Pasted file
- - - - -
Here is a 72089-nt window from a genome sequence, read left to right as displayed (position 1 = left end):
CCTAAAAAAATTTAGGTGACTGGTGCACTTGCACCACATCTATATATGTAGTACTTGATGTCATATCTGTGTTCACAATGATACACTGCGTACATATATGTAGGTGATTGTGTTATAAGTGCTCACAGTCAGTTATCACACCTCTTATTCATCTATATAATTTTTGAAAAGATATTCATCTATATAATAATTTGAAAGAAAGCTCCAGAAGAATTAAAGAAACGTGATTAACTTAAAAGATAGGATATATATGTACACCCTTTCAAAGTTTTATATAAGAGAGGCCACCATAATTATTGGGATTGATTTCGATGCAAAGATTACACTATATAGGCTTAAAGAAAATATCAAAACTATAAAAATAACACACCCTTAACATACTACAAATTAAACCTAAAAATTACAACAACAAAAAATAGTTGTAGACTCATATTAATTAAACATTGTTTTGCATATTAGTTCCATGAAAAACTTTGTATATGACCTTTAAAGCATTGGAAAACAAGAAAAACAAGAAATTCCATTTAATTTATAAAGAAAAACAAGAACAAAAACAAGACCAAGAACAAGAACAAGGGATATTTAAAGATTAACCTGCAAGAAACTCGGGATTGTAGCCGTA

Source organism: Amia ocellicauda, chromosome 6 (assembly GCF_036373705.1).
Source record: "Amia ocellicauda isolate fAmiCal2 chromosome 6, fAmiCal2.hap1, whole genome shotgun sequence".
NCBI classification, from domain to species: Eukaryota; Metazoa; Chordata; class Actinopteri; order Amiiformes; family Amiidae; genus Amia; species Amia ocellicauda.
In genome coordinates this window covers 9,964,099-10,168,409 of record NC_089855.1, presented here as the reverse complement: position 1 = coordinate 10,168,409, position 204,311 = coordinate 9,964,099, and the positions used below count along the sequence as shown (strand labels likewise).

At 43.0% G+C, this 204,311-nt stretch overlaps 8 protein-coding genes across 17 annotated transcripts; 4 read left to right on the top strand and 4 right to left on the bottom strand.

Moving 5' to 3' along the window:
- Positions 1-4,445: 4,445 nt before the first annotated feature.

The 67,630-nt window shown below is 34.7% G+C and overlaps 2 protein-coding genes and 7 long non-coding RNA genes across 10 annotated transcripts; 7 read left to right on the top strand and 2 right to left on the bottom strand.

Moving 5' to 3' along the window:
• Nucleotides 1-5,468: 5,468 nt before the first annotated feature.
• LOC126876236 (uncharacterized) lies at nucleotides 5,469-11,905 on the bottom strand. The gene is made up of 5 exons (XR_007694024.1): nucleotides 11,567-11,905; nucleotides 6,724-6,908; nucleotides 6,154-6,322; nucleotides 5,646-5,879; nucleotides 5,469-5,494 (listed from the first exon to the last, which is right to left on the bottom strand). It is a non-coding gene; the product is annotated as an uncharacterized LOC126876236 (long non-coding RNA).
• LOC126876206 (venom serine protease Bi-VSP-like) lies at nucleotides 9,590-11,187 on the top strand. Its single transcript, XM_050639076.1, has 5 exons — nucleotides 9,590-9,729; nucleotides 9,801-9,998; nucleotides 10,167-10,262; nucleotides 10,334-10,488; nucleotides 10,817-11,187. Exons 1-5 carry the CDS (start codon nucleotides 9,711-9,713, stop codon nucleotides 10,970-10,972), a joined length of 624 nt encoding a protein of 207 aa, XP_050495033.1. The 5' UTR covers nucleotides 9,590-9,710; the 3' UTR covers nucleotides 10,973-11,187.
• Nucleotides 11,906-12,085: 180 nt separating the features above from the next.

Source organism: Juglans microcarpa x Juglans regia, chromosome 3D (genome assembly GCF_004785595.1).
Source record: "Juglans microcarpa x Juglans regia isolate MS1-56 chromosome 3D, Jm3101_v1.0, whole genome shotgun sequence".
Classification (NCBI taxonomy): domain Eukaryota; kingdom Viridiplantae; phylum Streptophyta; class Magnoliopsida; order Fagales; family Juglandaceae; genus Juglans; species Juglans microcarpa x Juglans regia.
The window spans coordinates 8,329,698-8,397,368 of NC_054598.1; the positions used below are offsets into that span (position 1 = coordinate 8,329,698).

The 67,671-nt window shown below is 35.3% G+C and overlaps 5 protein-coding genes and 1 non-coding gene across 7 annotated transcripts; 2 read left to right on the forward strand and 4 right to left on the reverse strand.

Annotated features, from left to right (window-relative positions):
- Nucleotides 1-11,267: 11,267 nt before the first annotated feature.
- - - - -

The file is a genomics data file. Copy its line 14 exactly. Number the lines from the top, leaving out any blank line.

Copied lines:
• LOC126876206 (venom serine protease Bi-VSP-like) lies at nucleotides 9,590-11,187 on the top strand. Its single transcript, XM_050639076.1, has 5 exons — nucleotides 9,590-9,729; nucleotides 9,801-9,998; nucleotides 10,167-10,262; nucleotides 10,334-10,488; nucleotides 10,817-11,187. Exons 1-5 carry the CDS (start codon nucleotides 9,711-9,713, stop codon nucleotides 10,970-10,972), a joined length of 624 nt encoding a protein of 207 aa, XP_050495033.1. The 5' UTR covers nucleotides 9,590-9,710; the 3' UTR covers nucleotides 10,973-11,187.